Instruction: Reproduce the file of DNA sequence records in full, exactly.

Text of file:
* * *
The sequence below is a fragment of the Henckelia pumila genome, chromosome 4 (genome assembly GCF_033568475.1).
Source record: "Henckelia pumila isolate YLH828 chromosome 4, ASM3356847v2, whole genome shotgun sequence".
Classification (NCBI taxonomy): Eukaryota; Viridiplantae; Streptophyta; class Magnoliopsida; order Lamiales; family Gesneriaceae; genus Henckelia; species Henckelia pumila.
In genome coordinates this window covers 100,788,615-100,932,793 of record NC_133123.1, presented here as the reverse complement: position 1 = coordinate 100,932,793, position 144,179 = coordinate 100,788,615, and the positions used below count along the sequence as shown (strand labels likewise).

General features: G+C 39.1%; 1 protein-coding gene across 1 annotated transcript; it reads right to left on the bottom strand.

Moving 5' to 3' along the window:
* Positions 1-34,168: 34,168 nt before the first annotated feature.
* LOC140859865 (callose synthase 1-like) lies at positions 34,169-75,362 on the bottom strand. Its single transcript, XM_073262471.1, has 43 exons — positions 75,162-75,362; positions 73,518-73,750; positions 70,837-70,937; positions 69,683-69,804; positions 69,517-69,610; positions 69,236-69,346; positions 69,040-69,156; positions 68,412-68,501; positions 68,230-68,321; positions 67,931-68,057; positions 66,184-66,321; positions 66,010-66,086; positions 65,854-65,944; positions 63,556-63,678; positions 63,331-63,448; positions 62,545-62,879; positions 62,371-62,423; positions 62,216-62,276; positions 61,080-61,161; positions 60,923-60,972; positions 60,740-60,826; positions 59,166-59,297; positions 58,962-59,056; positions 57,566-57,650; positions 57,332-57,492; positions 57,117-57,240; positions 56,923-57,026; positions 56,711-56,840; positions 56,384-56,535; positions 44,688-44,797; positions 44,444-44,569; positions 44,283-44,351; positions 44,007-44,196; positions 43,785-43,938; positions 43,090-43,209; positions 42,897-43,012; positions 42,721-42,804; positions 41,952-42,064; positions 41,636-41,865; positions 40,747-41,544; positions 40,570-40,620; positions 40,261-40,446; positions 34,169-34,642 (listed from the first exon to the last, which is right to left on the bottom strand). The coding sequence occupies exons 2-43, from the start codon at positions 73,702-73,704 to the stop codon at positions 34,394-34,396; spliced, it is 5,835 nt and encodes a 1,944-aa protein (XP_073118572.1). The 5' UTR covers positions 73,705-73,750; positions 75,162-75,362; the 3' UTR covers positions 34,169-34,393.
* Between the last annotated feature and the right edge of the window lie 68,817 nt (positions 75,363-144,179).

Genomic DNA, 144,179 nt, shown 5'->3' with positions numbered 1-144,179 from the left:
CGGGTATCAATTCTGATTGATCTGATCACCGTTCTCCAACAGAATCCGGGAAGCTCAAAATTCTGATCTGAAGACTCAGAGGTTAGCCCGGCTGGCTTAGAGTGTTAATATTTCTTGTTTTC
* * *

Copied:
The sequence below is a fragment of the Henckelia pumila genome, chromosome 4 (genome assembly GCF_033568475.1).
Source record: "Henckelia pumila isolate YLH828 chromosome 4, ASM3356847v2, whole genome shotgun sequence".
Classification (NCBI taxonomy): Eukaryota; Viridiplantae; Streptophyta; class Magnoliopsida; order Lamiales; family Gesneriaceae; genus Henckelia; species Henckelia pumila.
In genome coordinates this window covers 100,788,615-100,932,793 of record NC_133123.1, presented here as the reverse complement: position 1 = coordinate 100,932,793, position 144,179 = coordinate 100,788,615, and the positions used below count along the sequence as shown (strand labels likewise).

General features: G+C 39.1%; 1 protein-coding gene across 1 annotated transcript; it reads right to left on the bottom strand.

Moving 5' to 3' along the window:
* Positions 1-34,168: 34,168 nt before the first annotated feature.
* LOC140859865 (callose synthase 1-like) lies at positions 34,169-75,362 on the bottom strand. Its single transcript, XM_073262471.1, has 43 exons — positions 75,162-75,362; positions 73,518-73,750; positions 70,837-70,937; positions 69,683-69,804; positions 69,517-69,610; positions 69,236-69,346; positions 69,040-69,156; positions 68,412-68,501; positions 68,230-68,321; positions 67,931-68,057; positions 66,184-66,321; positions 66,010-66,086; positions 65,854-65,944; positions 63,556-63,678; positions 63,331-63,448; positions 62,545-62,879; positions 62,371-62,423; positions 62,216-62,276; positions 61,080-61,161; positions 60,923-60,972; positions 60,740-60,826; positions 59,166-59,297; positions 58,962-59,056; positions 57,566-57,650; positions 57,332-57,492; positions 57,117-57,240; positions 56,923-57,026; positions 56,711-56,840; positions 56,384-56,535; positions 44,688-44,797; positions 44,444-44,569; positions 44,283-44,351; positions 44,007-44,196; positions 43,785-43,938; positions 43,090-43,209; positions 42,897-43,012; positions 42,721-42,804; positions 41,952-42,064; positions 41,636-41,865; positions 40,747-41,544; positions 40,570-40,620; positions 40,261-40,446; positions 34,169-34,642 (listed from the first exon to the last, which is right to left on the bottom strand). The coding sequence occupies exons 2-43, from the start codon at positions 73,702-73,704 to the stop codon at positions 34,394-34,396; spliced, it is 5,835 nt and encodes a 1,944-aa protein (XP_073118572.1). The 5' UTR covers positions 73,705-73,750; positions 75,162-75,362; the 3' UTR covers positions 34,169-34,393.
* Between the last annotated feature and the right edge of the window lie 68,817 nt (positions 75,363-144,179).

Genomic DNA, 144,179 nt, shown 5'->3' with positions numbered 1-144,179 from the left:
CGGGTATCAATTCTGATTGATCTGATCACCGTTCTCCAACAGAATCCGGGAAGCTCAAAATTCTGATCTGAAGACTCAGAGGTTAGCCCGGCTGGCTTAGAGTGTTAATATTTCTTGTTTTC